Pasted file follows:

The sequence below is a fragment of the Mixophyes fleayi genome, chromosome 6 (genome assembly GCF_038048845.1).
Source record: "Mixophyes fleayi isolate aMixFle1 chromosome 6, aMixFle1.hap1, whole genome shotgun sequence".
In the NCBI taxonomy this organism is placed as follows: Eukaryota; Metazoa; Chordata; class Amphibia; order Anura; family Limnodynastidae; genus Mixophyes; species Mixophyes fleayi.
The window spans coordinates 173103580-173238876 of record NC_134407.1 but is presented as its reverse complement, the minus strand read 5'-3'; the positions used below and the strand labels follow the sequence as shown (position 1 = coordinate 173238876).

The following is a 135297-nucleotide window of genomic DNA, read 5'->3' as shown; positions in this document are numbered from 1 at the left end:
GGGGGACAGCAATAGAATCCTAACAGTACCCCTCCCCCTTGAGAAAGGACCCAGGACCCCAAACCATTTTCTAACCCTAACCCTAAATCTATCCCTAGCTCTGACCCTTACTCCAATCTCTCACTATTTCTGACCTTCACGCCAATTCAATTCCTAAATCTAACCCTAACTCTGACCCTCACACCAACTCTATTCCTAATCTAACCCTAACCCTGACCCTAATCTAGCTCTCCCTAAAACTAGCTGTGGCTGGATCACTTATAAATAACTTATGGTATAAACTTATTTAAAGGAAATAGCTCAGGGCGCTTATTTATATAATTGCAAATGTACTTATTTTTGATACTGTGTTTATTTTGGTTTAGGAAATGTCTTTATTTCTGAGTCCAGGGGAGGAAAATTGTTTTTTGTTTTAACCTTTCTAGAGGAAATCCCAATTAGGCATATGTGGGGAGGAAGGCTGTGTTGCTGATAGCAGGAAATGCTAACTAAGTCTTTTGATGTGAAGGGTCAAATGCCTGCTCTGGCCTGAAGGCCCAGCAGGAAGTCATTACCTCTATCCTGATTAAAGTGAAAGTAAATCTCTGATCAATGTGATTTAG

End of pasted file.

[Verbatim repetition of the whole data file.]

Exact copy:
The sequence below is a fragment of the Mixophyes fleayi genome, chromosome 6 (genome assembly GCF_038048845.1).
Source record: "Mixophyes fleayi isolate aMixFle1 chromosome 6, aMixFle1.hap1, whole genome shotgun sequence".
In the NCBI taxonomy this organism is placed as follows: Eukaryota; Metazoa; Chordata; class Amphibia; order Anura; family Limnodynastidae; genus Mixophyes; species Mixophyes fleayi.
The window spans coordinates 173103580-173238876 of record NC_134407.1 but is presented as its reverse complement, the minus strand read 5'-3'; the positions used below and the strand labels follow the sequence as shown (position 1 = coordinate 173238876).

The following is a 135297-nucleotide window of genomic DNA, read 5'->3' as shown; positions in this document are numbered from 1 at the left end:
GGGGGACAGCAATAGAATCCTAACAGTACCCCTCCCCCTTGAGAAAGGACCCAGGACCCCAAACCATTTTCTAACCCTAACCCTAAATCTATCCCTAGCTCTGACCCTTACTCCAATCTCTCACTATTTCTGACCTTCACGCCAATTCAATTCCTAAATCTAACCCTAACTCTGACCCTCACACCAACTCTATTCCTAATCTAACCCTAACCCTGACCCTAATCTAGCTCTCCCTAAAACTAGCTGTGGCTGGATCACTTATAAATAACTTATGGTATAAACTTATTTAAAGGAAATAGCTCAGGGCGCTTATTTATATAATTGCAAATGTACTTATTTTTGATACTGTGTTTATTTTGGTTTAGGAAATGTCTTTATTTCTGAGTCCAGGGGAGGAAAATTGTTTTTTGTTTTAACCTTTCTAGAGGAAATCCCAATTAGGCATATGTGGGGAGGAAGGCTGTGTTGCTGATAGCAGGAAATGCTAACTAAGTCTTTTGATGTGAAGGGTCAAATGCCTGCTCTGGCCTGAAGGCCCAGCAGGAAGTCATTACCTCTATCCTGATTAAAGTGAAAGTAAATCTCTGATCAATGTGATTTAG